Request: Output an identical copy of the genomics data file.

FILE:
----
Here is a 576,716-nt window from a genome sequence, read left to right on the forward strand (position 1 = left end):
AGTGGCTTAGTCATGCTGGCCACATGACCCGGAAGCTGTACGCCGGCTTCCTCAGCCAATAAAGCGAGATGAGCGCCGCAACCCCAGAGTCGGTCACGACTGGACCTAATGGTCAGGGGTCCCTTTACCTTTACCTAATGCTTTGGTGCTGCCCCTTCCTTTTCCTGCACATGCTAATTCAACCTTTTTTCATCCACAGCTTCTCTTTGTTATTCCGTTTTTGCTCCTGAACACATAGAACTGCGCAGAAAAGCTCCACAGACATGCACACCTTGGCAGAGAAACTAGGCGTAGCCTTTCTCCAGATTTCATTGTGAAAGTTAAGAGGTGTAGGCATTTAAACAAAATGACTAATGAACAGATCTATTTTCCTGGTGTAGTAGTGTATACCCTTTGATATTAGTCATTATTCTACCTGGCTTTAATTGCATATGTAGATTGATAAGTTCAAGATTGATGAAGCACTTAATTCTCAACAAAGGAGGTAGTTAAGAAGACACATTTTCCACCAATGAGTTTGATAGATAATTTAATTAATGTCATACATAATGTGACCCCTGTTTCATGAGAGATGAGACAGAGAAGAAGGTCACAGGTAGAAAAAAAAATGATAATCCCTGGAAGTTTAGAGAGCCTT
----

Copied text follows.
Here is a 576,716-nt window from a genome sequence, read left to right on the forward strand (position 1 = left end):
AGTGGCTTAGTCATGCTGGCCACATGACCCGGAAGCTGTACGCCGGCTTCCTCAGCCAATAAAGCGAGATGAGCGCCGCAACCCCAGAGTCGGTCACGACTGGACCTAATGGTCAGGGGTCCCTTTACCTTTACCTAATGCTTTGGTGCTGCCCCTTCCTTTTCCTGCACATGCTAATTCAACCTTTTTTCATCCACAGCTTCTCTTTGTTATTCCGTTTTTGCTCCTGAACACATAGAACTGCGCAGAAAAGCTCCACAGACATGCACACCTTGGCAGAGAAACTAGGCGTAGCCTTTCTCCAGATTTCATTGTGAAAGTTAAGAGGTGTAGGCATTTAAACAAAATGACTAATGAACAGATCTATTTTCCTGGTGTAGTAGTGTATACCCTTTGATATTAGTCATTATTCTACCTGGCTTTAATTGCATATGTAGATTGATAAGTTCAAGATTGATGAAGCACTTAATTCTCAACAAAGGAGGTAGTTAAGAAGACACATTTTCCACCAATGAGTTTGATAGATAATTTAATTAATGTCATACATAATGTGACCCCTGTTTCATGAGAGATGAGACAGAGAAGAAGGTCACAGGTAGAAAAAAAAATGATAATCCCTGGAAGTTTAGAGAGCCTT